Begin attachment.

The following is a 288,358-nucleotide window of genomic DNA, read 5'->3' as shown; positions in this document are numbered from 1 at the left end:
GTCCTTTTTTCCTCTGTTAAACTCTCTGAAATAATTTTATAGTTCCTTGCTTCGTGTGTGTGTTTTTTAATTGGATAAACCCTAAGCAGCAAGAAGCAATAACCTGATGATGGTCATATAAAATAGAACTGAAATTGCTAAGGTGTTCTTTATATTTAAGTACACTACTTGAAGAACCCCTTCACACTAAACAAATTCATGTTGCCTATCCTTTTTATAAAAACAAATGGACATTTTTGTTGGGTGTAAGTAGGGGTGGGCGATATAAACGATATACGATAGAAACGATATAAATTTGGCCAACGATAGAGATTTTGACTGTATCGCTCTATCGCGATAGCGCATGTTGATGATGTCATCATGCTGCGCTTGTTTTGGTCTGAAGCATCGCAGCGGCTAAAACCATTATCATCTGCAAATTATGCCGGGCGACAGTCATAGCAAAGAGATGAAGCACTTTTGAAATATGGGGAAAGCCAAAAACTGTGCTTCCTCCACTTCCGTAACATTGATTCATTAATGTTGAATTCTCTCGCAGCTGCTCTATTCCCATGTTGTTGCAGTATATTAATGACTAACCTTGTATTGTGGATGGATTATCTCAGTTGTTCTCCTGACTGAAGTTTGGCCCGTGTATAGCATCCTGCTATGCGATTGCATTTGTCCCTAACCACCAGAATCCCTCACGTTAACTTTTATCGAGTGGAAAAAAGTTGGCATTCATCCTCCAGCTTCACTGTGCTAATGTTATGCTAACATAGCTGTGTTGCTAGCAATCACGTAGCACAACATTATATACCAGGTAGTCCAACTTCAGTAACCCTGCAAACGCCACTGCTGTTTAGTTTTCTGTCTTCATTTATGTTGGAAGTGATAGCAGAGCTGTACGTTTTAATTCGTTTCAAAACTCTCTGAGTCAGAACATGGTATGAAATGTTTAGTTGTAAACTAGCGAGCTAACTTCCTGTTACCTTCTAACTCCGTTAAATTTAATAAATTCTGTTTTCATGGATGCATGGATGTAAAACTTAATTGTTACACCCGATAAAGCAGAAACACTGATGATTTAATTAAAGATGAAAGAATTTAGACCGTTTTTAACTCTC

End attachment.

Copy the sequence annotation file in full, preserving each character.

The following is a 288,358-nucleotide window of genomic DNA, read 5'->3' as shown; positions in this document are numbered from 1 at the left end:
GTCCTTTTTTCCTCTGTTAAACTCTCTGAAATAATTTTATAGTTCCTTGCTTCGTGTGTGTGTTTTTTAATTGGATAAACCCTAAGCAGCAAGAAGCAATAACCTGATGATGGTCATATAAAATAGAACTGAAATTGCTAAGGTGTTCTTTATATTTAAGTACACTACTTGAAGAACCCCTTCACACTAAACAAATTCATGTTGCCTATCCTTTTTATAAAAACAAATGGACATTTTTGTTGGGTGTAAGTAGGGGTGGGCGATATAAACGATATACGATAGAAACGATATAAATTTGGCCAACGATAGAGATTTTGACTGTATCGCTCTATCGCGATAGCGCATGTTGATGATGTCATCATGCTGCGCTTGTTTTGGTCTGAAGCATCGCAGCGGCTAAAACCATTATCATCTGCAAATTATGCCGGGCGACAGTCATAGCAAAGAGATGAAGCACTTTTGAAATATGGGGAAAGCCAAAAACTGTGCTTCCTCCACTTCCGTAACATTGATTCATTAATGTTGAATTCTCTCGCAGCTGCTCTATTCCCATGTTGTTGCAGTATATTAATGACTAACCTTGTATTGTGGATGGATTATCTCAGTTGTTCTCCTGACTGAAGTTTGGCCCGTGTATAGCATCCTGCTATGCGATTGCATTTGTCCCTAACCACCAGAATCCCTCACGTTAACTTTTATCGAGTGGAAAAAAGTTGGCATTCATCCTCCAGCTTCACTGTGCTAATGTTATGCTAACATAGCTGTGTTGCTAGCAATCACGTAGCACAACATTATATACCAGGTAGTCCAACTTCAGTAACCCTGCAAACGCCACTGCTGTTTAGTTTTCTGTCTTCATTTATGTTGGAAGTGATAGCAGAGCTGTACGTTTTAATTCGTTTCAAAACTCTCTGAGTCAGAACATGGTATGAAATGTTTAGTTGTAAACTAGCGAGCTAACTTCCTGTTACCTTCTAACTCCGTTAAATTTAATAAATTCTGTTTTCATGGATGCATGGATGTAAAACTTAATTGTTACACCCGATAAAGCAGAAACACTGATGATTTAATTAAAGATGAAAGAATTTAGACCGTTTTTAACTCTC